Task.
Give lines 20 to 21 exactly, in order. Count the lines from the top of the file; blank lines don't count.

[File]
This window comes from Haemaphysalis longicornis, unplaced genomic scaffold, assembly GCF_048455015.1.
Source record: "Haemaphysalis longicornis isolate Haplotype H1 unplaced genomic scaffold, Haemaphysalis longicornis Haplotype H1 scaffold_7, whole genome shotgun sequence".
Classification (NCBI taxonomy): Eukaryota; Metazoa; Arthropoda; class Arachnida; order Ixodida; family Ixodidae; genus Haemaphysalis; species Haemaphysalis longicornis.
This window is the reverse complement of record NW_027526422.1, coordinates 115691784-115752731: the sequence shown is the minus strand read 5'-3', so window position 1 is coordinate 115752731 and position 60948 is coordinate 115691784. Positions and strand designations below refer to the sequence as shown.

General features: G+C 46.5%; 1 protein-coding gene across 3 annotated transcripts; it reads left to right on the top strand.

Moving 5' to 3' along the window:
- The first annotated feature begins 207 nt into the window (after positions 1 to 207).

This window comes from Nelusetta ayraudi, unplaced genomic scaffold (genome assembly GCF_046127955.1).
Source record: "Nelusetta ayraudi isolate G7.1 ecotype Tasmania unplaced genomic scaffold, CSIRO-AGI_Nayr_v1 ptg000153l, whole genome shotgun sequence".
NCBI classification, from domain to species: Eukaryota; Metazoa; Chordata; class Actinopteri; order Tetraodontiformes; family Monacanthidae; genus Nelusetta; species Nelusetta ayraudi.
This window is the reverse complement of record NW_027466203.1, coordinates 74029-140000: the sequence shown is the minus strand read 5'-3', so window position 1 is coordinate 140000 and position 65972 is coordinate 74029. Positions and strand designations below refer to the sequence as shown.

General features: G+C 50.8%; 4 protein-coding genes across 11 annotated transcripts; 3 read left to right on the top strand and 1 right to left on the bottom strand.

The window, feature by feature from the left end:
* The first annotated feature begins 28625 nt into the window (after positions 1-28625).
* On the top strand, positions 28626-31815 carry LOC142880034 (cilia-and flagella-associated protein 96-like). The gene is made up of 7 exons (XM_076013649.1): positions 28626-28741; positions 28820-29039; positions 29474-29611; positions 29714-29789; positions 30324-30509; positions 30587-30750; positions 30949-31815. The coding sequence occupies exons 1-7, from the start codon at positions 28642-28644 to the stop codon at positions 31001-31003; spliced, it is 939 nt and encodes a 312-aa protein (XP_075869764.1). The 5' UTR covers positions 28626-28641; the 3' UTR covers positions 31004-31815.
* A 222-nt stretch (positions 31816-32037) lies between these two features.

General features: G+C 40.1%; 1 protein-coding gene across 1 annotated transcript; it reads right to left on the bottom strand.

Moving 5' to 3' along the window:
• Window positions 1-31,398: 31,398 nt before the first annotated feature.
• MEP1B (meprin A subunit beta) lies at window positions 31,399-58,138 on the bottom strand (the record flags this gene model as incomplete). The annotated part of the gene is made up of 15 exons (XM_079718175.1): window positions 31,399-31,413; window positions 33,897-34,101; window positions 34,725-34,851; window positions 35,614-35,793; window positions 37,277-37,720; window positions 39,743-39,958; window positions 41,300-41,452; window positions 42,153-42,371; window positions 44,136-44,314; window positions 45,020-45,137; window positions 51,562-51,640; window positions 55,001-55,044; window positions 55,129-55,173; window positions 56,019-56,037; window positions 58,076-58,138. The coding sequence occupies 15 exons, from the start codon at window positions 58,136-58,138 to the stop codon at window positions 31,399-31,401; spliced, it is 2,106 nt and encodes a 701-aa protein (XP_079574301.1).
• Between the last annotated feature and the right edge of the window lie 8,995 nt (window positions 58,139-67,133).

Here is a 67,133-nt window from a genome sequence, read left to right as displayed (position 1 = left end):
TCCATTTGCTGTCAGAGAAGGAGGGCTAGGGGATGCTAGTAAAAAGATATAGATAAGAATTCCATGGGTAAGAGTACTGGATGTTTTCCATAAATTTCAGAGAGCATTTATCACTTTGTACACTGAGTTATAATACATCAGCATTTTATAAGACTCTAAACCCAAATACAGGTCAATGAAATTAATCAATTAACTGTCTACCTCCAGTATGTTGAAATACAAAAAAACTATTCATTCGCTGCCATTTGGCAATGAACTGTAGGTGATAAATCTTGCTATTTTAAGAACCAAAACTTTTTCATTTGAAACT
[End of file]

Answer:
• MEP1B (meprin A subunit beta) lies at window positions 31,399-58,138 on the bottom strand (the record flags this gene model as incomplete). The annotated part of the gene is made up of 15 exons (XM_079718175.1): window positions 31,399-31,413; window positions 33,897-34,101; window positions 34,725-34,851; window positions 35,614-35,793; window positions 37,277-37,720; window positions 39,743-39,958; window positions 41,300-41,452; window positions 42,153-42,371; window positions 44,136-44,314; window positions 45,020-45,137; window positions 51,562-51,640; window positions 55,001-55,044; window positions 55,129-55,173; window positions 56,019-56,037; window positions 58,076-58,138. The coding sequence occupies 15 exons, from the start codon at window positions 58,136-58,138 to the stop codon at window positions 31,399-31,401; spliced, it is 2,106 nt and encodes a 701-aa protein (XP_079574301.1).
• Between the last annotated feature and the right edge of the window lie 8,995 nt (window positions 58,139-67,133).